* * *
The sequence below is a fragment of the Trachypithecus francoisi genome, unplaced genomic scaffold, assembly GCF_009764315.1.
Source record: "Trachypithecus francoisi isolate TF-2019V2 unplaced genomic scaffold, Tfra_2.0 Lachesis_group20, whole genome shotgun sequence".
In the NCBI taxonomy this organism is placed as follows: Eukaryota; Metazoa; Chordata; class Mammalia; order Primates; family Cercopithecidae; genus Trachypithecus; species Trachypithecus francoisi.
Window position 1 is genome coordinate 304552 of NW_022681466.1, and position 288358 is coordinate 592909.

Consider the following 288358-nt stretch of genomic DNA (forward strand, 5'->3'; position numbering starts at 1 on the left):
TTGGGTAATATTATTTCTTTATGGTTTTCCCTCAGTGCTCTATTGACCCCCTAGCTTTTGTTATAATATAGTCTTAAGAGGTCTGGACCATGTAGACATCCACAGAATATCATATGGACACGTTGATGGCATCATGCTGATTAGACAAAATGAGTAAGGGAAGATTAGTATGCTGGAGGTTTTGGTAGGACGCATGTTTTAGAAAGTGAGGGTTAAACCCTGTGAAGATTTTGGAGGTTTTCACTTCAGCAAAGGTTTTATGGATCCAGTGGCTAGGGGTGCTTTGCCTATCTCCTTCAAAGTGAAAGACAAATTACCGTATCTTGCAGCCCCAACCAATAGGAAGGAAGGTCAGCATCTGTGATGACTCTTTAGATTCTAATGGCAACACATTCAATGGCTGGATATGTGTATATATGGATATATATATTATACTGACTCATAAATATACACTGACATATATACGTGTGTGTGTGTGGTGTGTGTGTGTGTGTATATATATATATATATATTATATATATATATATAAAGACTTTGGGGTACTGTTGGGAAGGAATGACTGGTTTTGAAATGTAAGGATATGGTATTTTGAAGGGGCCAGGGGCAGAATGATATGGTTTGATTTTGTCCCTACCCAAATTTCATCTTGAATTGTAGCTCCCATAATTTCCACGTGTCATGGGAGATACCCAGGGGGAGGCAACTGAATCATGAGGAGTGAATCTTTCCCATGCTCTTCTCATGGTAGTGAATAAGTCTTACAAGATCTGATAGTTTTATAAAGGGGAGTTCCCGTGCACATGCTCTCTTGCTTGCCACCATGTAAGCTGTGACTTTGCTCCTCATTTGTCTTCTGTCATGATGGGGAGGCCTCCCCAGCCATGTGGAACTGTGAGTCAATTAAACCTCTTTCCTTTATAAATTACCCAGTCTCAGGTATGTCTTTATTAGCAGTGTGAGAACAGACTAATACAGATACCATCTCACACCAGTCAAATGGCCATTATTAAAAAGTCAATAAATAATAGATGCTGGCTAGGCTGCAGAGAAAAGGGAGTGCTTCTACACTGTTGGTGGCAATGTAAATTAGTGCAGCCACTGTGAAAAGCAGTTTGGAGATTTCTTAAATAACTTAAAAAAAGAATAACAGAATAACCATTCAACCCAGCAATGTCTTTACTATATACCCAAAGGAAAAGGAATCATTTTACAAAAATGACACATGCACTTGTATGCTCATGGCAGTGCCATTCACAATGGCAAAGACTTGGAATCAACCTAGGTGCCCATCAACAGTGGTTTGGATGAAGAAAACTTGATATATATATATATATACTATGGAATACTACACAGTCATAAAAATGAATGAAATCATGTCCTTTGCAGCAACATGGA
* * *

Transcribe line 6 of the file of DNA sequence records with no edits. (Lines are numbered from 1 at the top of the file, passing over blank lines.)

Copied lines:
TTGGGTAATATTATTTCTTTATGGTTTTCCCTCAGTGCTCTATTGACCCCCTAGCTTTTGTTATAATATAGTCTTAAGAGGTCTGGACCATGTAGACATCCACAGAATATCATATGGACACGTTGATGGCATCATGCTGATTAGACAAAATGAGTAAGGGAAGATTAGTATGCTGGAGGTTTTGGTAGGACGCATGTTTTAGAAAGTGAGGGTTAAACCCTGTGAAGATTTTGGAGGTTTTCACTTCAGCAAAGGTTTTATGGATCCAGTGGCTAGGGGTGCTTTGCCTATCTCCTTCAAAGTGAAAGACAAATTACCGTATCTTGCAGCCCCAACCAATAGGAAGGAAGGTCAGCATCTGTGATGACTCTTTAGATTCTAATGGCAACACATTCAATGGCTGGATATGTGTATATATGGATATATATATTATACTGACTCATAAATATACACTGACATATATACGTGTGTGTGTGTGGTGTGTGTGTGTGTGTATATATATATATATATATTATATATATATATATAAAGACTTTGGGGTACTGTTGGGAAGGAATGACTGGTTTTGAAATGTAAGGATATGGTATTTTGAAGGGGCCAGGGGCAGAATGATATGGTTTGATTTTGTCCCTACCCAAATTTCATCTTGAATTGTAGCTCCCATAATTTCCACGTGTCATGGGAGATACCCAGGGGGAGGCAACTGAATCATGAGGAGTGAATCTTTCCCATGCTCTTCTCATGGTAGTGAATAAGTCTTACAAGATCTGATAGTTTTATAAAGGGGAGTTCCCGTGCACATGCTCTCTTGCTTGCCACCATGTAAGCTGTGACTTTGCTCCTCATTTGTCTTCTGTCATGATGGGGAGGCCTCCCCAGCCATGTGGAACTGTGAGTCAATTAAACCTCTTTCCTTTATAAATTACCCAGTCTCAGGTATGTCTTTATTAGCAGTGTGAGAACAGACTAATACAGATACCATCTCACACCAGTCAAATGGCCATTATTAAAAAGTCAATAAATAATAGATGCTGGCTAGGCTGCAGAGAAAAGGGAGTGCTTCTACACTGTTGGTGGCAATGTAAATTAGTGCAGCCACTGTGAAAAGCAGTTTGGAGATTTCTTAAATAACTTAAAAAAAGAATAACAGAATAACCATTCAACCCAGCAATGTCTTTACTATATACCCAAAGGAAAAGGAATCATTTTACAAAAATGACACATGCACTTGTATGCTCATGGCAGTGCCATTCACAATGGCAAAGACTTGGAATCAACCTAGGTGCCCATCAACAGTGGTTTGGATGAAGAAAACTTGATATATATATATATATACTATGGAATACTACACAGTCATAAAAATGAATGAAATCATGTCCTTTGCAGCAACATGGA